Now, waht I’ll say next is pure conjuncture, but it’s at least plausible. I think in the begining the idea was probably to make Kia a cheaper Hyundai alternative. But then Hyundai hired the BMW design guy and Kia hired the Audi design guy. Before even Hyundai realized it, the ex-Audi guy was churning out better designs than the one over at the mothership. The market reacted very positively to the new Kia designs and Hyundai realized they didn’t have to lower the price to sell. BTW, in Brazil, Kias are usually more expensive than Hyundais.

      • 0 avatar
        burgersandbeer

        “Through a convoluted set of financial arrangements, Hyundai and Kia are 32.8% joined at the hip and the result is greater than the sum of its parts. The reason seems to be “internal” competition with rumors of Kia/Hyundai in-fighting constantly swirling. Apparently each believes that they should be king of the hill. This means we can’t talk about the 2014 Forte without talking about the Hyundai Elantra. This is not a case of Chevy/Buick/Oldsmobile badge engineering. Kia and Hyundai have access to the same platform, engine and other parts bins but they operate on their own development cycles. What that means to you is: these brothers from a different mother exist in different generations. The 2006-2010 Elantra was the cousin to the 2009-2013 Forte meaning the Kia was a “generation behind”. That’s changed for 2014 with the Forte being the new kid on the block and while the related Elantra won’t land until the 2015 model year at the soonest.”

        This explanation of the relationship is from Alex’s Forte review.

        • 0 avatar
          George B

          I think of Hyundai and Kia being like rival half-brothers. Simultaneously being more closely related and competitive than the big Ford and little Mazda cousins ever were, but not as closely related as the GM brand siblings.

        • 0 avatar
          Truckducken

          Ah, I get it. Sort of like back in the sixties, when the different GM divisions competed and the consumer (and GM) won. I think I like it.

          • 0 avatar

            Pretty good analogy Truckducken. It remains to be seen how long Hyndai will allow it to go on. Like in GM, one is always preferred and like we say in portuguese, the rope always on the weakest one’s side.

          • 0 avatar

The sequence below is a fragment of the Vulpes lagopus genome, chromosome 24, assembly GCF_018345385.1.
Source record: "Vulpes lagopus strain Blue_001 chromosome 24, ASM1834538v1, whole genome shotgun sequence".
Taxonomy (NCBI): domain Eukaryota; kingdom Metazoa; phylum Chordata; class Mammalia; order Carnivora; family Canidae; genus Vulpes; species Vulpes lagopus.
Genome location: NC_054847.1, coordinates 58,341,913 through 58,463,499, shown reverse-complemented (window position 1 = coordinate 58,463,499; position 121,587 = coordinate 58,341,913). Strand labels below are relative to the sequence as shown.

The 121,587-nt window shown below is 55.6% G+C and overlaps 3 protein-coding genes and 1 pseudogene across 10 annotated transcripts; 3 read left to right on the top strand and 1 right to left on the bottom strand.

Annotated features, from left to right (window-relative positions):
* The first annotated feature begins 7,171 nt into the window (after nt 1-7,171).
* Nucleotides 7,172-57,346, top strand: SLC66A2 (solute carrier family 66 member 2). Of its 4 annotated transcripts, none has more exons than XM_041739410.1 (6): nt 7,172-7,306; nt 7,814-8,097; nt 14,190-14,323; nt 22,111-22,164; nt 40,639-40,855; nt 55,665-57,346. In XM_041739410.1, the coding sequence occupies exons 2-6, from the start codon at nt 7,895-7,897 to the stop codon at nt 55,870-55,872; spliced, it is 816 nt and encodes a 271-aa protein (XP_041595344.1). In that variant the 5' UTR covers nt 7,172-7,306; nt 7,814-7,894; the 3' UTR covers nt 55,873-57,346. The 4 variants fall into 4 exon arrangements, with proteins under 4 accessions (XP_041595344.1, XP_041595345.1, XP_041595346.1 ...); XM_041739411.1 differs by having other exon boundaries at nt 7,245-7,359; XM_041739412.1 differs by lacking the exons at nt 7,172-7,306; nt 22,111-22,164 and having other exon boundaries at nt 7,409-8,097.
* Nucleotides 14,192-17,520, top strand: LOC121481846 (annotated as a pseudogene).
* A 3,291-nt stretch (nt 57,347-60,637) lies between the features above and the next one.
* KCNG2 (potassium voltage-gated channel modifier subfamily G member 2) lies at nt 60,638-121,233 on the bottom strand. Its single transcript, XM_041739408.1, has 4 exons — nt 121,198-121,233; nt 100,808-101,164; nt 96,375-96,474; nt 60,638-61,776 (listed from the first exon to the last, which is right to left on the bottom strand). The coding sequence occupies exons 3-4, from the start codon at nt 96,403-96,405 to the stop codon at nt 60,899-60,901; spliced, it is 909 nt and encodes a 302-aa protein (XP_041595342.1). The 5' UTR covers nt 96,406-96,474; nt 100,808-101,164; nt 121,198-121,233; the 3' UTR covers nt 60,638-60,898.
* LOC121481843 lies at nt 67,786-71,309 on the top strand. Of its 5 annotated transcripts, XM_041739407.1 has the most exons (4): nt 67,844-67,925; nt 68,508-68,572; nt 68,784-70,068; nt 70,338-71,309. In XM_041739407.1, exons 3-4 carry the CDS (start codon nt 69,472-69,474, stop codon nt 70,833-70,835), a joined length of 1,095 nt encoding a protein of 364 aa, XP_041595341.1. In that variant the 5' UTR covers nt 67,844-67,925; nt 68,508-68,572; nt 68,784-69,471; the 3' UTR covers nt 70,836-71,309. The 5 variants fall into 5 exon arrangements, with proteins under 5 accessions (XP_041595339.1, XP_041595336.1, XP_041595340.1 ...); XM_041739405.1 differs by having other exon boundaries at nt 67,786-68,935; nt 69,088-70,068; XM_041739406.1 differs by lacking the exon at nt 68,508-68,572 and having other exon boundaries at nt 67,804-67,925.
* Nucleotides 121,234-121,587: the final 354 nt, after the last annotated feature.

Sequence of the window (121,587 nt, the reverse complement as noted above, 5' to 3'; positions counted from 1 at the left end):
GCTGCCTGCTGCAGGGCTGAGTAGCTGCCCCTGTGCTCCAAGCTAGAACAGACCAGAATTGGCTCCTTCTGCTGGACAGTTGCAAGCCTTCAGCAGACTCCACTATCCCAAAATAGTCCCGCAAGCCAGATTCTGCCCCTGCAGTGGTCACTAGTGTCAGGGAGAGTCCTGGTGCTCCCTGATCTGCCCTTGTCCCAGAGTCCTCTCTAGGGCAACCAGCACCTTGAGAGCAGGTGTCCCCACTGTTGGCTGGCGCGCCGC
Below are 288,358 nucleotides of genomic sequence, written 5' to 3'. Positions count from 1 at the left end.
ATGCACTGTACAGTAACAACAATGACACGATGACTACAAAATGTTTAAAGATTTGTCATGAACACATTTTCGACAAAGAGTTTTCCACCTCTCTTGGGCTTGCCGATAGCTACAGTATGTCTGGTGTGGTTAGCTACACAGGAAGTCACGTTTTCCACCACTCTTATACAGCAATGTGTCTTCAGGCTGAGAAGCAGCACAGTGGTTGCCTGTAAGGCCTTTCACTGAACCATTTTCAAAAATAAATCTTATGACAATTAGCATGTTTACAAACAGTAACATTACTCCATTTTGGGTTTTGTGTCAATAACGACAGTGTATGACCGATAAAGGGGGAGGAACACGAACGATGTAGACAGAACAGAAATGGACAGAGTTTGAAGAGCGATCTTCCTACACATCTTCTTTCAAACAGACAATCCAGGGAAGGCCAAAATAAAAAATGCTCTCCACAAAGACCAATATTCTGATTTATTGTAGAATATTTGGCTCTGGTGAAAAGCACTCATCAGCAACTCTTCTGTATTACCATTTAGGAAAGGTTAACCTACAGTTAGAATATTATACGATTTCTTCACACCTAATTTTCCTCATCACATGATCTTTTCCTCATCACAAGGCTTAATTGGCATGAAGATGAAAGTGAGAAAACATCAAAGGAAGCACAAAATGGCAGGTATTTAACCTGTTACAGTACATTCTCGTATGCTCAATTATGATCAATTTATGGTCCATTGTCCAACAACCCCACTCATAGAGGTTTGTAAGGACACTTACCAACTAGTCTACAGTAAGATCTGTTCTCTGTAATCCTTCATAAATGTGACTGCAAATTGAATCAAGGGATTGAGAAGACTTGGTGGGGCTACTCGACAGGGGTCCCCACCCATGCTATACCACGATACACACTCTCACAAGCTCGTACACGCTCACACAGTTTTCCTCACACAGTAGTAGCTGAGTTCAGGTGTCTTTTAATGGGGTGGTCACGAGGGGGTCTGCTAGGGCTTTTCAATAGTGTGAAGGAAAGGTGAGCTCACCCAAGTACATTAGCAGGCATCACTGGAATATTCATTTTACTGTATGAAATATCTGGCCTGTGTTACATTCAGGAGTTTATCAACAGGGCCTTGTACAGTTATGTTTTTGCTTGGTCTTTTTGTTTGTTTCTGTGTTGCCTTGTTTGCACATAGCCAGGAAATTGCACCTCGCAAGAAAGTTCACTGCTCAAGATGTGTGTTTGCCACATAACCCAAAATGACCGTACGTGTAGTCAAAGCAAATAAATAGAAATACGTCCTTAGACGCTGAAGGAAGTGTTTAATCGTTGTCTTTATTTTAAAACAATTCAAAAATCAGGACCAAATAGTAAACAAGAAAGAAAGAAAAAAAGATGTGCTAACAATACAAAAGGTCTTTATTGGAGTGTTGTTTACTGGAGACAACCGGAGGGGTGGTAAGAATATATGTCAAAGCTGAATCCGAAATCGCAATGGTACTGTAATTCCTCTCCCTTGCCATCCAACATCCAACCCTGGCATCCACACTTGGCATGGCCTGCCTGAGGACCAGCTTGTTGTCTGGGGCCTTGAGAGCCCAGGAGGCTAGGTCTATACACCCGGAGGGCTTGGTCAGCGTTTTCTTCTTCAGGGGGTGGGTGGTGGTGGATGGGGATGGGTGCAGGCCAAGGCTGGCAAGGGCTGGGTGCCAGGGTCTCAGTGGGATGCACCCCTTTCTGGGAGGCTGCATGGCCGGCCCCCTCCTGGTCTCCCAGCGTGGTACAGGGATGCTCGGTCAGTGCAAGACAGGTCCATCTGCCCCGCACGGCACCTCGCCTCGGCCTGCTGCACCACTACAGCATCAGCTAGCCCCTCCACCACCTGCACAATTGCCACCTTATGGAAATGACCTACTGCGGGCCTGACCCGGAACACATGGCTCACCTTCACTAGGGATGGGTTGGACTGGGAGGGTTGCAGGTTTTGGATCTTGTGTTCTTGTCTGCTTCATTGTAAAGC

racer-esq.

            “Sort of like back in the sixties, when the different GM divisions competed and the consumer (and GM) won.”

            A lot like that. Unlike Hyundai-Kia the GM brands were all 100% owned by the same company. But, unlike now, there was very strong brand autonomy at GM, making them almost separate companies.

            Everyone had to have a muscle car and a Brougham. That was probably good for consumer, in terms of price competition between local dealerships and the ability to have any nose you want on your muscle car, but it was definitely not great for GM.

            At least Hyundai-Kia is only two brands building the same car, not six, like GM in starting in the ’60s. We’ll see how it works out for Hyundai-Kia to maintain two full, almost identical car lines, both in terms of development/manufacturing costs and dealer experience. Is the Kia dealer going to have a K900 (Robocop’s police dog?) loaner in stock when a K900 is in for repair, or is the owner going to get a Soul? Hopefully the answer isn’t that there is an Enterprize down the street.

      • 0 avatar
        bd2

        Kias, particularly the SX trim, are more aggressively tuned than the SE trim for Hyundais.

        While Hyundai owns a minority (but controlling) share of Kia, they are direct competitors.

        It’s similar to the relationship Ford and Mazda had when Ford owned a similar share of Mazda – where the 2 would share platforms and powertrains but compete against each other in the market.

        For certain markets, the same can be said for Nissan and Renault.

        While Hyundai and Kia do share platforms and powertrains (the powertrains can differ – Kia offers a 2.0 in the Forte, Hyundai does not on the Elantra; Kia offers a V6 on the Sorento, Hyundai does not on the Santa Fe Sport), they develop their own telematics/infotainment systems, AWD systems, etc. – so there are differences aside from the sheetmetal and interiors.

    • 0 avatar
      jkk6

      To explain easier, It would be like Ford owning stock in GM and allowing GM to use Ford’s resource to save R/D costs.